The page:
• If they find a Les Schwab center to fix the tires, we'll know there's no intelligent life on mars.

    • by game kid (805301)

      Out there in Mars, that rover's more likely to find a Charles Schwab center and end up owing a consultant money.

      • >Out there in Mars, that rover's more likely to find a Charles Schwab center and end up owing a consultant money.

        $7.95 per turn of the wheel, in either direction.

        • by EETech1 (1179269)

          Quick someone figure out the cost per revolution of a wheel if the rover only completes the primary mission...

          Please

  • Wheel wearing (Score:5, Informative)

    by girlintraining (1395911) on Wednesday May 22, 2013 @07:20PM (#43798643)

    These wheels aren't like your normal car wheels. The very thin atmosphere means that the soil is more like lunar soil than Earth soil. Atmospheric erosion tends to smooth out sand particulate so it has a rounder shape -- it is less sharp. Lunar soil is incredibly corrosive. Think of all the problems our troops had operating in Iraq with their equipment, now multiply that by a hundred. It's like walking on microscopic needles. Martian soil isn't quite as bad, thanks to having had an atmosphere at one point, and retains a minimal one now, but it's still inhospitable.

    The rover was designed with multiple wheel-sets to operate independently, and the wheels themselves designed to wear somewhat more gracefully in the face of these obstacles. But yes, they're going to look ugly fast.

    • by Anonymous Coward

      Despite its thin atmosphere, Mars regularly experiences massive sandstorms, so there should be plenty of erosion going on.

    • Re:Wheel wearing (Score:4, Insightful)

      by Anonymous Coward on Wednesday May 22, 2013 @08:30PM (#43799061)

      I think you are confusing abrasive with corrosive.

    • by Max_W (812974)
      Add to this radiation. There is no magnetic field around Mars.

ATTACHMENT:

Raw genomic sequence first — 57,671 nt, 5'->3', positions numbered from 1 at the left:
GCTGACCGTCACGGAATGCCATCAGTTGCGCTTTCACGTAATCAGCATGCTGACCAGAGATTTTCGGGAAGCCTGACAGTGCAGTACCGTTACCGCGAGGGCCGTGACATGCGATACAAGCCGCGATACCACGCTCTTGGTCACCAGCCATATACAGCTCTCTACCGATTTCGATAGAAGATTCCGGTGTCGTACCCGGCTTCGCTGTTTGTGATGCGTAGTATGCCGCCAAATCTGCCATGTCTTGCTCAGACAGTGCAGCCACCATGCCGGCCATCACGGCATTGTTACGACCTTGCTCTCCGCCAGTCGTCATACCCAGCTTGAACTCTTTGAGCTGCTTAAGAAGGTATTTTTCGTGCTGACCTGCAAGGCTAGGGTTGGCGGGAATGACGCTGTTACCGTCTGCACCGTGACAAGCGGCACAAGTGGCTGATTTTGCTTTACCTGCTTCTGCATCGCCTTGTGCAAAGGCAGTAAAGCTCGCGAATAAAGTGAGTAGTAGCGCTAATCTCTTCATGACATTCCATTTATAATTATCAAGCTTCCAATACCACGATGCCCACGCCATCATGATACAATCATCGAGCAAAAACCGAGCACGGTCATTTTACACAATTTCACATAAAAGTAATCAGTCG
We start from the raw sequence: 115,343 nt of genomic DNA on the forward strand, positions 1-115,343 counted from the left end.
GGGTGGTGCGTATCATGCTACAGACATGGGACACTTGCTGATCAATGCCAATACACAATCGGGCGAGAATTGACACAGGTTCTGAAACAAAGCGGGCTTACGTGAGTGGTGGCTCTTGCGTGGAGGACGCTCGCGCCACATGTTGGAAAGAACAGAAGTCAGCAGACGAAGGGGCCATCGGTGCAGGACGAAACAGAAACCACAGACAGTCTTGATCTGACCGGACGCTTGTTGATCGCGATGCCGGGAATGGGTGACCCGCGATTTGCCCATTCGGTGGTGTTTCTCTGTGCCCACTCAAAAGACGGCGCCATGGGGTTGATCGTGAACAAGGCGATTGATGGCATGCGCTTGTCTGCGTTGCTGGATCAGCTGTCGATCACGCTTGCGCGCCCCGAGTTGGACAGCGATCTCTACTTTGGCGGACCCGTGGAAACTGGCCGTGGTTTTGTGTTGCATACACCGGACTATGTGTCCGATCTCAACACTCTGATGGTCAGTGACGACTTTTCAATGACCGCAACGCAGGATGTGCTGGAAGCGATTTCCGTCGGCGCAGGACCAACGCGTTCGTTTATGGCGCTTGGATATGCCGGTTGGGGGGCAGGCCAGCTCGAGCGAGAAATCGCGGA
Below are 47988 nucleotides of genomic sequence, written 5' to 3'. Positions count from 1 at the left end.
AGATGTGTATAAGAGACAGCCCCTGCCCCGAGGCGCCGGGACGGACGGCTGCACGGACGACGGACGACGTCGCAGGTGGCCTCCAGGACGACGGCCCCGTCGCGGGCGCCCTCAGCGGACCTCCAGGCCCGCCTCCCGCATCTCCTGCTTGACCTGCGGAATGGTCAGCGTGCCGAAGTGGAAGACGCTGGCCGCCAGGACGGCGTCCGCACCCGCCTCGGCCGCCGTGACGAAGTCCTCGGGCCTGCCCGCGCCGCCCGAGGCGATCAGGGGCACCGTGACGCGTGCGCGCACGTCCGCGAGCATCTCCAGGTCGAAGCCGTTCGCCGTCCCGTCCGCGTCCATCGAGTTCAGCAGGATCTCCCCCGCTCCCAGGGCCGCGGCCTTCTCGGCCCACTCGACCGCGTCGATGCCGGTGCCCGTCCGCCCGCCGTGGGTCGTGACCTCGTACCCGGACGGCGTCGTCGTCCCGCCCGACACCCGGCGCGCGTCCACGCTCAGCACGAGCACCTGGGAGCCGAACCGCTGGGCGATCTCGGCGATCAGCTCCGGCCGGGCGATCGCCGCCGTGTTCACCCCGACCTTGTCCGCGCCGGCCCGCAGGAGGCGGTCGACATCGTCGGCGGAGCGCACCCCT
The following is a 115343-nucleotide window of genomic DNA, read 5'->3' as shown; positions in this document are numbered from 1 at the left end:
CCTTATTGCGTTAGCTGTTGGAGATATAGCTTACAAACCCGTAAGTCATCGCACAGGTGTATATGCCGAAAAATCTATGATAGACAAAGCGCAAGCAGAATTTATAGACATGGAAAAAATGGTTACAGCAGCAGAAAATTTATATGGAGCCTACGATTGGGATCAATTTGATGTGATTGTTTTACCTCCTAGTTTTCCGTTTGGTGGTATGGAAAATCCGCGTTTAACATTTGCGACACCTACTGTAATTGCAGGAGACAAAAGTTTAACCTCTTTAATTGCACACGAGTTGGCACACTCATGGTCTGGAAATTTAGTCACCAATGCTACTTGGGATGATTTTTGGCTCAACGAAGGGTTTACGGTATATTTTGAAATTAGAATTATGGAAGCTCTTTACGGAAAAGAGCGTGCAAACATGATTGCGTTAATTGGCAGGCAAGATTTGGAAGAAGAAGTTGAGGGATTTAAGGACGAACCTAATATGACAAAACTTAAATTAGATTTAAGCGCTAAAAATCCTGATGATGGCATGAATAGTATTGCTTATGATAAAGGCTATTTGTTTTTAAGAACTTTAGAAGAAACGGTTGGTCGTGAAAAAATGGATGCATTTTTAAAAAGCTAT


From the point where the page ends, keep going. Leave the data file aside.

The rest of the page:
• false freak out alert. I fail to see similar level of damage anywhere else on the wheels so maybe its just one area on the wheel that got dented during the landing.
    • Re:Rough Landing (Score:5, Insightful)

      by camperdave (969942) on Wednesday May 22, 2013 @07:47PM (#43798813) Journal
      If it was from the landing, it would have been noticed long before now. Curiosity went through a rigorous self check before it started on its primary mission of exploring the planet.
      • by illestov (945762)
        i was there and saw it happen
      • by kuhnto (1904624)
        But if you look at the pictures more closely, it looks like the dents were formed from the interior side of the wheel. I am not sure how terrain could cause that to happen.
        • But if you look at the pictures more closely, it looks like the dents were formed from the interior side of the wheel. I am not sure how terrain could cause that to happen.

          Me either. I just hope it's not some innate metallurgical or manufacturing flaw that would cut the mission short.

  • by Anonymous Coward on Wednesday May 22, 2013 @07:33PM (#43798731)

    Since those 2 rovers outlasted their expected mission life by a factor of 20ish, everyone now expects every science mission to do similar. When they last for the amount of time they were engineered for people are disappointed. That's the danger in overachieving and the reason people feel compelled to use their full budget each year - if they're frugal for a year people expect that they'll be able to do the same every year and cut the budget. Some aspects of human nature stink.

    • Really? I think its more a testament to just how well NASA over-engineers and builds everything for the absolute worst case scenario that we get so much extra use out of these things. I mean look at how long Voyager has lasted way the hell out in the cold depths, that's a tough built ship right there.